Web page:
CHIP – A Promising Genetic Discovery for MDS, AML and Cardiovascular Disease | Aplastic Anemia & MDS International Foundation

CHIP – A Promising Genetic Discovery for MDS, AML and Cardiovascular Disease

Original Publication Date: 
Thursday, August 30, 2018
Article Source: 
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Thanks to recent advances in genetic analysis techniques, scientists studying how genetic mutations impact the progression of bone marrow failure have discovered how these mutations may also affect cardiovascular disease.  An example of this is new research that has shown how a buildup of mutated stem cells in the bone marrow may be a risk factor not only for hematologic malignancy but also heart disease. This condition is known as clonal hematopoiesis of indeterminate potential, or CHIP.

The key word in understanding the significance of CHIP is “indeterminate,” because researchers are still trying to identify how much of an impact the presence of CHIP has on the development of hematologic neoplasia or cardiovascular conditions and what other factors may contribute to that risk. 

A recent article in Mayo Clinic Proceedings by David Steensma, MD, of the Adult Leukemia Program at Dana-Farber Cancer Institute, included these key points about CHIP:

  • Clonal hematopoiesis - expansion of genetically identical blood cells derived from a single hematopoietic stem cell - is commonly observed in older persons.
  • Clonal hematopoiesis is a risk factor for hematologic neoplasia, cardiovascular events, and overall mortality.
  • Clonal hematopoiesis can also be observed in other settings, such as aplastic anemia, after therapy for a nonmyeloid neoplasm, after stem cell transplant, or after therapy for acute myeloid leukemia; clonal hematopoiesis has distinct implications in each of these settings.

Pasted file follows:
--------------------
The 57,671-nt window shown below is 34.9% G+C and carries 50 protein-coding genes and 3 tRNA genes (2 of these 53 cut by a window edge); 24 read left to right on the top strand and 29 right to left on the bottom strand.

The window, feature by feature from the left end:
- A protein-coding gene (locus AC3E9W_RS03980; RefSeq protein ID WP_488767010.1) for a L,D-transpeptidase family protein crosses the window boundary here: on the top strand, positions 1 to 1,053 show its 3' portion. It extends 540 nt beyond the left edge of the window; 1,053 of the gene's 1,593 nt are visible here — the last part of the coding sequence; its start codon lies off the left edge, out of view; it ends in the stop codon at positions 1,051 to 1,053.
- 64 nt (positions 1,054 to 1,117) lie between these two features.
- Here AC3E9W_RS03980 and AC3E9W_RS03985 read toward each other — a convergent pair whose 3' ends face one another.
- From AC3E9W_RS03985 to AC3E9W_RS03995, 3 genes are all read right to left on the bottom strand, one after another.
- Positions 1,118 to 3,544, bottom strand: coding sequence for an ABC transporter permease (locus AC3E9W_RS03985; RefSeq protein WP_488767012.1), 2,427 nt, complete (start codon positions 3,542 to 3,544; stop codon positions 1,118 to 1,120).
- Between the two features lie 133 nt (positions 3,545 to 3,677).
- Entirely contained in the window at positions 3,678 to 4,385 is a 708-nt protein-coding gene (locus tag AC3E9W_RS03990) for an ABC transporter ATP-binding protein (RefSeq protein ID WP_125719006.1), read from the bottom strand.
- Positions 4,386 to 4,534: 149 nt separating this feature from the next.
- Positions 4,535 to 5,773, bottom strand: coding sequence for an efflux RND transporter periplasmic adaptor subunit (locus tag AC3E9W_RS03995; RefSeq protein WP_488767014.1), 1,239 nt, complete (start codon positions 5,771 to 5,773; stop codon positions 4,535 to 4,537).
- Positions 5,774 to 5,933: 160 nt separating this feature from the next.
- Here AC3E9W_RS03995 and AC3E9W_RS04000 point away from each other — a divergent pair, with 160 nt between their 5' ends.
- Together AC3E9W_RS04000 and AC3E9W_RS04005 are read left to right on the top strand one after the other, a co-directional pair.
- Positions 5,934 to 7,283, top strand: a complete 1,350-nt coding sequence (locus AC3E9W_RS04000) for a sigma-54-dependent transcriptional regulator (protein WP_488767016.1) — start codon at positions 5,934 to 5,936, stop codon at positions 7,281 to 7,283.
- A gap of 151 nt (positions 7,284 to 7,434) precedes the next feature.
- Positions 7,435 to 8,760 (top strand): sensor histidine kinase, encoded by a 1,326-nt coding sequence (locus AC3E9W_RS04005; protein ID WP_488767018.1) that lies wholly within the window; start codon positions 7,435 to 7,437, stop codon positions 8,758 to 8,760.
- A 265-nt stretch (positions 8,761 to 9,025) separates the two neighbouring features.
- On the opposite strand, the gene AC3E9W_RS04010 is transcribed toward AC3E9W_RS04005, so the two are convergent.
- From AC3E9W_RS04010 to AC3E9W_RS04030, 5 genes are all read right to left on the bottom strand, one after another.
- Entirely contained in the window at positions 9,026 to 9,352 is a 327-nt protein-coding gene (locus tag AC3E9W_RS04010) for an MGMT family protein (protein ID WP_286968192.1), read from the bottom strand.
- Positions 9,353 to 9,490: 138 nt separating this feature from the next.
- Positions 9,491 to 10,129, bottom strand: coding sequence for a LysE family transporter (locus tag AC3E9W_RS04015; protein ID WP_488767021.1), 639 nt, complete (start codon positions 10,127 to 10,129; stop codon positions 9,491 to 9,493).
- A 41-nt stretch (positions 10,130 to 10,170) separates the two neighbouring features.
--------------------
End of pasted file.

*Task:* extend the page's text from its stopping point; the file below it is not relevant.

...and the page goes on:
• Clonal hematopoiesis cannot be treated directly, but clinical management includes monitoring for disease progression and attention to cardiovascular risk factors.


Clinical Implications of Clonal Hematopoiesis

Steensma, David P.

Mayo Clinic Proceedings , Volume 93 , Issue 8 , 1122 - 1130

Although CHIP is fairly common at low levels in the general population, it is still rare for most people with this mutation to develop a malignancy.  According to past AAMDSIF grantee Matthew Walter, MD of Washington University in St. Louis, aging and other factors such as inflammation, other forms of stress, and exposure to chemotherapy or other toxins may contribute to the likelihood of someone with CHIP progressing to a malignant state. “Putting selective pressure on a person’s system might cause the number of clonal cells to rise and then become detectable,” Walter said. 


Determining CHIP’s Potential

The possible link of CHIP to heart disease was first identified by Benjamin Ebert, MD, of Dana-Farber Cancer Institute and a member of the AAMDSIF Medical Advisory Board.  In reviewing genetic data from cardiology colleagues at the Broad Institute, they noted that the presence of CHIP doubled the risk of a heart attack in typical patients and increased the risk fourfold in those who had a previous heart attack earlier in life.  They are conducting further studies to determine if the mutated white blood cells might be causing inflammation and leading to atherosclerosis.


Scientists Discover a Bone-Deep Risk for Heart Disease


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